The government of Canada has announced $3.5 million in funding to help two Nihtat Corporation projects cut diesel costs and reduce fossil fuel use in the North.
Of that, $3.3 million will allow three businesses in Inuvik (Northwest Territories) and Iqaluit (Nunavut), and 32 residential units in Inuvik to develop enough combined solar power and battery storage to run almost exclusively on solar energy during spring and summer months. The businesses include Northmarts in Iqaluit and Inuvik, and the Mackenzie Hotel in Inuvik.
The 1.25 megawatts of solar power is expected to cut diesel consumption in the communities by at least 380,000 litres per year, the government stated in a press release Tuesday.
The residential rate payers involved will see real savings.
“This equates to an average savings of over $2,000 a year for each household,” said Jozef Carnogursky, Nihtat Corporation president in Inuvik.
For the 32 homes combined, there’s a predicted savings of $1.6 million over 25 years he said.
“When our homeowners leave their homes to venture to the grocery store, they will do so with more money in their pockets.”
The government said it expects the project will be completed before the end of summer.
Possible wood pellet plant
A further $220,000 will help pay for Nihtat Corporation to study the possibility of a wood pellet plant in the Beaufort Delta region.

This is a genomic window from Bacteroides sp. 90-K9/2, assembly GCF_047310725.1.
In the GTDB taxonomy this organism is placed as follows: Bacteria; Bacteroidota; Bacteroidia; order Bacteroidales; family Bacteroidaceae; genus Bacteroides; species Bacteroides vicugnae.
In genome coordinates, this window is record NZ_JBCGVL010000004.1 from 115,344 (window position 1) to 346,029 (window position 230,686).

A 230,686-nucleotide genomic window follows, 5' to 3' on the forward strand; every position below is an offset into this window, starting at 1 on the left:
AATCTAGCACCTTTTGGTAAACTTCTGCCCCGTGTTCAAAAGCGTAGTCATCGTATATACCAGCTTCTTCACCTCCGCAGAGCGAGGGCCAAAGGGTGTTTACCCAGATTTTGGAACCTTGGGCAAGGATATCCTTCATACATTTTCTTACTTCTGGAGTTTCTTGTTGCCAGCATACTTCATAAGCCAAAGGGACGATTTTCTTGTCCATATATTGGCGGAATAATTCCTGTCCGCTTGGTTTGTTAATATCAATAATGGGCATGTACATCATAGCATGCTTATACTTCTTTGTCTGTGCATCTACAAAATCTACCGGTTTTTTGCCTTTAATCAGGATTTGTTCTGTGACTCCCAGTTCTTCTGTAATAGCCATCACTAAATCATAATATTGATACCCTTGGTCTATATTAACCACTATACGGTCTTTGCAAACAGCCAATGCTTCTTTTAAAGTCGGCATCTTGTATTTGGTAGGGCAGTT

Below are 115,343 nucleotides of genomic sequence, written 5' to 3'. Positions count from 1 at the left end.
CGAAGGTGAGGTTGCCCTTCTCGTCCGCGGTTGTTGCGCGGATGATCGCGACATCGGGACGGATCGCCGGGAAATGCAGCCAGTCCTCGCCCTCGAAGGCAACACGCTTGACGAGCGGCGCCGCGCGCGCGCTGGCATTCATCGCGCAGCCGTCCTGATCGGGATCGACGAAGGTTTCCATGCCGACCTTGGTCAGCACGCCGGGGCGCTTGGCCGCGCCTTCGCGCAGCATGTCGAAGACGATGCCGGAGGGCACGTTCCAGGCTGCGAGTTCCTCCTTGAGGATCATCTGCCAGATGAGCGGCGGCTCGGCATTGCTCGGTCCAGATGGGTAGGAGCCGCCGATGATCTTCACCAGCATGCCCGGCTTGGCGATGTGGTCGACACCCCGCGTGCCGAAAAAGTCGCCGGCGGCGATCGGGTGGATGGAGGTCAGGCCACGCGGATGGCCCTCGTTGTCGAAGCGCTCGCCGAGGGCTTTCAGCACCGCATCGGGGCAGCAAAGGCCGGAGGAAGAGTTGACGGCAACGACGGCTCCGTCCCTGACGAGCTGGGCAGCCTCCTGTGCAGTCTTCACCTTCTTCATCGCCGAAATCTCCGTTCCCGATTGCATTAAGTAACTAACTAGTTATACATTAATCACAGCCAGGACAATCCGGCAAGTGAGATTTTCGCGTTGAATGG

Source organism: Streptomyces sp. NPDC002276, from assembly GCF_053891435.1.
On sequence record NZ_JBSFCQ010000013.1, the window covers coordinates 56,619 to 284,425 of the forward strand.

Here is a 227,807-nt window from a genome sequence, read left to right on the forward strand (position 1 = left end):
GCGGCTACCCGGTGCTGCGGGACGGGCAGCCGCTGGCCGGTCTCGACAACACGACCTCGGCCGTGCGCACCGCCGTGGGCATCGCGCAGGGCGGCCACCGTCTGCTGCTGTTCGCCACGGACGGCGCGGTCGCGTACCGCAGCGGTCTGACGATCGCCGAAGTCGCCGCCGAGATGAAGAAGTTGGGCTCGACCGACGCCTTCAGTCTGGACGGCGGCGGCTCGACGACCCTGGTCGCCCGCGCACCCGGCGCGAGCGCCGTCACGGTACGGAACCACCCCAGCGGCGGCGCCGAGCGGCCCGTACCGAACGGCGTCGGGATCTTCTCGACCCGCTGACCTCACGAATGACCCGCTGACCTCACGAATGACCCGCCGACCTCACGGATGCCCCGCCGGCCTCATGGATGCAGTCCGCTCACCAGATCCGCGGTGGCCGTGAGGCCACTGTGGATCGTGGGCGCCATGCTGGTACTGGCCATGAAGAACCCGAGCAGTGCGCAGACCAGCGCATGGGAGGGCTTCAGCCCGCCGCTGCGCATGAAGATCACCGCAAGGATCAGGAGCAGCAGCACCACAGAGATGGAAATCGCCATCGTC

“We are proud these projects will be 100 per cent owned by the Nihtat Gwich’in,” Carnogursky said.
“We see this project as an example of how the Gwich’in and the government of Canada can work together to give effect to the economic development goals of our modern day treaty.”
Both projects are funded under Natural Resources Canada’s Clean Energy for Rural And Remote Communities Program. The program’s goal is to reduce reliance on fossil fuels in Canada’s remote and rural communities, with a focus on Indigenous communities.
The Nihtat Corporation is an arm of the Nihtat Gwich’in Tribal Council.
With files from Mackenzie Scott
Related links from around the North:
Finland: Finnish energy sector’s emissions dropping sharply: report, Yle News
Norway: The quest to turn Norway’s Arctic coast into Northern Europe’s wind power hub, The Independent Barents Observer
Russia: Italian firm to build giant wind farm in northwestern Russia, The Independent Barents Observer
Sweden: How Stockholm’s biggest solar cell complex came to be, Radio Sweden
United States: Despite winter darkness, solar power might work better in rural Alaska than you’d expect, Alaska Dispatch News